Before I became a Computer Science major and aspiring software craftsman, I was very much into reading what many people would consider “the classics”. Whether it was the Iliad and the Odyssey or A Brief History of Time, I have always been fascinated by works of literature that had such significant content or perspectives on the world that they were revered throughout centuries as “the classics”.
So when I came across this pattern, Study the Classics, I immediately resonated with the context they put forth and their motivation for including it in their book. The solution / action which they suggest to us budding apprentices is to collaborate with others and ask about a concept unfamiliar to us and to try and seek out the book which that concept was written about.
Immediately my mind drifted back to learning the Gang of Four’s software design pattern book, which I know for a fact to be highly revered and considered one of the “classic texts” in our craft. Even when I first read it for school assignments, I was enamored by how rich the concepts were and how articulately they were explained. My learning and overall understanding of software development as a whole is unquestionably markedly better than it ever would have been had I not been exposed to this book.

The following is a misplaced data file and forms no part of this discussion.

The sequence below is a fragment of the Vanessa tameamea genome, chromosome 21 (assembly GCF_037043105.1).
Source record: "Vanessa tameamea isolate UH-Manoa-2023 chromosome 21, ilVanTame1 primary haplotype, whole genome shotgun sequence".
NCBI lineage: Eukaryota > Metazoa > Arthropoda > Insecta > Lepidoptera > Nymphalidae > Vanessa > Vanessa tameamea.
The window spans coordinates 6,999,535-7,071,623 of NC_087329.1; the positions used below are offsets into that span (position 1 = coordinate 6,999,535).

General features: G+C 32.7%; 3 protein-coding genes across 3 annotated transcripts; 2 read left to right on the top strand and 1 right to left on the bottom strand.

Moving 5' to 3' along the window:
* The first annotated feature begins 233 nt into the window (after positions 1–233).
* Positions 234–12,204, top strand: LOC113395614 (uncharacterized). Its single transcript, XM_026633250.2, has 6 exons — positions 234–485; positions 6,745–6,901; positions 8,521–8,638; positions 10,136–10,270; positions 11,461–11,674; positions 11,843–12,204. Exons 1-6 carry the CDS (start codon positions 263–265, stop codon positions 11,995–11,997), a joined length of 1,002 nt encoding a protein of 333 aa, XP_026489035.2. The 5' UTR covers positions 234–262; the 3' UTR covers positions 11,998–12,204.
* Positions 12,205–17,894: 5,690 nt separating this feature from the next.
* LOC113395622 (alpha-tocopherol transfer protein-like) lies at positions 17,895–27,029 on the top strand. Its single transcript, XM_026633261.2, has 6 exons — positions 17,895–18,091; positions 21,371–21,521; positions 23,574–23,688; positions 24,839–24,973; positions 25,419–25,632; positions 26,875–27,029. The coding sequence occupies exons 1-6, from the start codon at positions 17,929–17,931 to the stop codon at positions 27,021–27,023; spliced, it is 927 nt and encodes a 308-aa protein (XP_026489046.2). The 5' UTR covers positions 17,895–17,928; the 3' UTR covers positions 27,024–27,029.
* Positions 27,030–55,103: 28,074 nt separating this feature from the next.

At the same time, I am aware that as good as this book is, and as valuable and timeless as the information in it is, it is definitely not a holy bible for software developers. There can not exist one text to rule them all, because there is no single entity capable of compiling everything we would possibly want or need to know into a single source. So in the future I will definitely seek out multiple individuals or groups of authors who are very well known and revered in our field, so I can add their works to the collection of books I need to read to be as knowledgeable and as prepared as possible for the uncertain road that lies ahead of me in my journey to competence in software development.